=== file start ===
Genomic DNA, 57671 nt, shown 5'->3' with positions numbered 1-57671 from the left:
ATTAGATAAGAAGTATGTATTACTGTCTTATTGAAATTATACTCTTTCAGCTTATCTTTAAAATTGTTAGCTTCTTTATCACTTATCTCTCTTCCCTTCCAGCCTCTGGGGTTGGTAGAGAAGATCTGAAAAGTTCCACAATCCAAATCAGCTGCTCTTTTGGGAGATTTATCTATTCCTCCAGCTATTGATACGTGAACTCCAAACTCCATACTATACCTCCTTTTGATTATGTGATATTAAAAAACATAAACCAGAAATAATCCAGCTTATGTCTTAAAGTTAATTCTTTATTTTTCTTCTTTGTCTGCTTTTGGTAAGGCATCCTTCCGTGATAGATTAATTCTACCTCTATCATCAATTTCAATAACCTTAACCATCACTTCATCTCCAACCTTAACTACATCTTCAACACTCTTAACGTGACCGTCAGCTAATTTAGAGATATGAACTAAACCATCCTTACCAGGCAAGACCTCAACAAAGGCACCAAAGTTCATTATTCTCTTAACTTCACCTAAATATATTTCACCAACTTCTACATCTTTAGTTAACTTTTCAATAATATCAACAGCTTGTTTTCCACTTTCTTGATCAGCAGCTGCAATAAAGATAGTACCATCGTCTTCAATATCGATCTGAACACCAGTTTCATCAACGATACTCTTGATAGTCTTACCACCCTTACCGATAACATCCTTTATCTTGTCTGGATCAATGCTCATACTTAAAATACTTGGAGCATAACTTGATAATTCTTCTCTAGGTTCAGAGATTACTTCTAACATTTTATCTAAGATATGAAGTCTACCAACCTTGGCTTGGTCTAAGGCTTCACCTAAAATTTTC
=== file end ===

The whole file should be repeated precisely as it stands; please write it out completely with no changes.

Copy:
Genomic DNA, 57671 nt, shown 5'->3' with positions numbered 1-57671 from the left:
ATTAGATAAGAAGTATGTATTACTGTCTTATTGAAATTATACTCTTTCAGCTTATCTTTAAAATTGTTAGCTTCTTTATCACTTATCTCTCTTCCCTTCCAGCCTCTGGGGTTGGTAGAGAAGATCTGAAAAGTTCCACAATCCAAATCAGCTGCTCTTTTGGGAGATTTATCTATTCCTCCAGCTATTGATACGTGAACTCCAAACTCCATACTATACCTCCTTTTGATTATGTGATATTAAAAAACATAAACCAGAAATAATCCAGCTTATGTCTTAAAGTTAATTCTTTATTTTTCTTCTTTGTCTGCTTTTGGTAAGGCATCCTTCCGTGATAGATTAATTCTACCTCTATCATCAATTTCAATAACCTTAACCATCACTTCATCTCCAACCTTAACTACATCTTCAACACTCTTAACGTGACCGTCAGCTAATTTAGAGATATGAACTAAACCATCCTTACCAGGCAAGACCTCAACAAAGGCACCAAAGTTCATTATTCTCTTAACTTCACCTAAATATATTTCACCAACTTCTACATCTTTAGTTAACTTTTCAATAATATCAACAGCTTGTTTTCCACTTTCTTGATCAGCAGCTGCAATAAAGATAGTACCATCGTCTTCAATATCGATCTGAACACCAGTTTCATCAACGATACTCTTGATAGTCTTACCACCCTTACCGATAACATCCTTTATCTTGTCTGGATCAATGCTCATACTTAAAATACTTGGAGCATAACTTGATAATTCTTCTCTAGGTTCAGAGATTACTTCTAACATTTTATCTAAGATATGAAGTCTACCAACCTTGGCTTGGTCTAAGGCTTCACCTAAAATTTTC